F Hyat May 27, 2013 02:06am
Three reasons not to talk to the taliban by Michael Kugelman, is a good article. As far as I am concerned they are three reasons too many to go into any dialogue with these ignoramuses. The soft approach will only embolden them and make them regard the new government with disdain and from a position of strength. Shakesperes hamlet comes to mind. To be, or not to be, that is the question: Whether 'tis Nobler in the mind to suffer The Slings and Arrows of outrageous Fortune, Or to take Arms against a Sea of troubles, And by opposing end them People of pakistan stand up and claim your country, wrest it from the hands of the Wahhabi.
Asad May 27, 2013 03:04am
Get rid of the paan shops.Its nothing but bloody mess made by the pitchkaris.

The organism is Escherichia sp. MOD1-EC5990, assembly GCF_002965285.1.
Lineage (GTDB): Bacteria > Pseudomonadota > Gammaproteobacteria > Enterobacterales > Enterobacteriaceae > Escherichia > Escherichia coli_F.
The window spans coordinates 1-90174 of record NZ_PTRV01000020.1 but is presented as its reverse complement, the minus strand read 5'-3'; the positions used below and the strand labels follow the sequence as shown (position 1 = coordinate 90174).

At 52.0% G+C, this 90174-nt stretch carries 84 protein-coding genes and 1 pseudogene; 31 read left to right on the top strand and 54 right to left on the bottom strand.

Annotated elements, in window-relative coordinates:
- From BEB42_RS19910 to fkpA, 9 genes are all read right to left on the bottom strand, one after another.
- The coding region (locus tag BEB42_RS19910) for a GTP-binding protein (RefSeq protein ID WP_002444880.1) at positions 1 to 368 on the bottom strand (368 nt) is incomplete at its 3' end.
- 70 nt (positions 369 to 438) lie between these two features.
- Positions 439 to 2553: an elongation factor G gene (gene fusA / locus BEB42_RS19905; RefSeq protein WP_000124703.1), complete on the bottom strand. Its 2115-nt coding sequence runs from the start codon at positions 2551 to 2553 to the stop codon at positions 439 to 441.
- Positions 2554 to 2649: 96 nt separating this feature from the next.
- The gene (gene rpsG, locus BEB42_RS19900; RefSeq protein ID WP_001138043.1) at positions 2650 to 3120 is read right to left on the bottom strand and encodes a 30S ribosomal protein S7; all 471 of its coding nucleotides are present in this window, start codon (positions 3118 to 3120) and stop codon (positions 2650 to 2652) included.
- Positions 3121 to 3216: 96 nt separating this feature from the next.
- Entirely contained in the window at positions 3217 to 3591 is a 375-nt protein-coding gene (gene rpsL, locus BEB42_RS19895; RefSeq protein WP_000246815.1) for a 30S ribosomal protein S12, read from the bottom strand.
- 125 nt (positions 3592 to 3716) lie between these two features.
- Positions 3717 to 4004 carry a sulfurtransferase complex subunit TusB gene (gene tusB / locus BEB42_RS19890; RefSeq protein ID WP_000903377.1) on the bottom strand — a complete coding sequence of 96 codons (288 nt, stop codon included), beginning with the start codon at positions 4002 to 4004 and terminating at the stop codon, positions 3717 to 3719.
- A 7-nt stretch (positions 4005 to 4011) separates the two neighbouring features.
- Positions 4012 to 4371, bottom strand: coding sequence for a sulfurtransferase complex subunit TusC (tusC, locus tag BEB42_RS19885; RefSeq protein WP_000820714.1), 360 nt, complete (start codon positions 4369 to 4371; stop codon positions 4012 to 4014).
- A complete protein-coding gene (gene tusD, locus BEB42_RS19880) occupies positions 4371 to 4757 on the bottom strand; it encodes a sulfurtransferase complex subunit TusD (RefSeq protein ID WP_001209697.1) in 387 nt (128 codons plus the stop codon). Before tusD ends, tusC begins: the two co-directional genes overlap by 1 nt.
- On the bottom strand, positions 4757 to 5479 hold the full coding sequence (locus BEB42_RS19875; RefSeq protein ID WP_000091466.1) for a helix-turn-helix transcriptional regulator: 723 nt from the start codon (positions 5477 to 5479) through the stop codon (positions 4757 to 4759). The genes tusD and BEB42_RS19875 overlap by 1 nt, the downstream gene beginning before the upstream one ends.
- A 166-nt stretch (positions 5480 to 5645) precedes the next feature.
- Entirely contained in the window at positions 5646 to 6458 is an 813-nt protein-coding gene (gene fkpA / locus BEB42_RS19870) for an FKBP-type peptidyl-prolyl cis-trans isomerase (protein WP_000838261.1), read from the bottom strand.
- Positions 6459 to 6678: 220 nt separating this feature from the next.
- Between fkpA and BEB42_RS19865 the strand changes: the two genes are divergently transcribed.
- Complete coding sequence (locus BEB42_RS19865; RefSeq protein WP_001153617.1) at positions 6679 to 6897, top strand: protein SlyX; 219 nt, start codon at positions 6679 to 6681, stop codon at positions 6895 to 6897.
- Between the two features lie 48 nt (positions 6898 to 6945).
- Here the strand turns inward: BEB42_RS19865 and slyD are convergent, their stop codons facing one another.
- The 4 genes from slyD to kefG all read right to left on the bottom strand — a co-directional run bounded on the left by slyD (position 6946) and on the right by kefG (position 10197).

Baber Khan May 27, 2013 03:54am
OK! ... which means another 20 years of a fruitless fight! In the last 10 years, no one from the anti-Taliban camp has been able to convince (a whole lot of if not the majority of) Pakistanis that it's not America's war. Perhaps an eventual withdrawl of US and NATO forces in 2014 would do this miracle!
Concerned May 27, 2013 06:58am
TTP is supposed to be a religious outfit and projects a goal of building a religious system in a country. However if the religion they want to talk about is
Ghani K. May 27, 2013 01:52pm
Nation opted for Status Quo & dynastic politics. Power shifted from Bhutto -Zardari clan of Garhi KhudaBaksh to Sharifs of Raiwind . As far previous regime that lasted 5 years leaving behind legacy of the worst governance, no accountability,all sins forgiven. Beginning of new era ,sun shine through the patches of clouds .Good luck gentlemen
Ali S May 27, 2013 02:28pm
Does quoting Shakespeare on a blog comment make you feel more cultured?
saleem May 27, 2013 04:26pm
may be u don't consider innocent Pakistanis both civil and uniform who are dying simply because we cannot be 100% convinced to eliminate these barbarians - if we are not going to do it somebody else will.
Nasir May 27, 2013 08:28pm
Why none of these strategies were applied to Syria?? when the truth will come out people will hate both sides.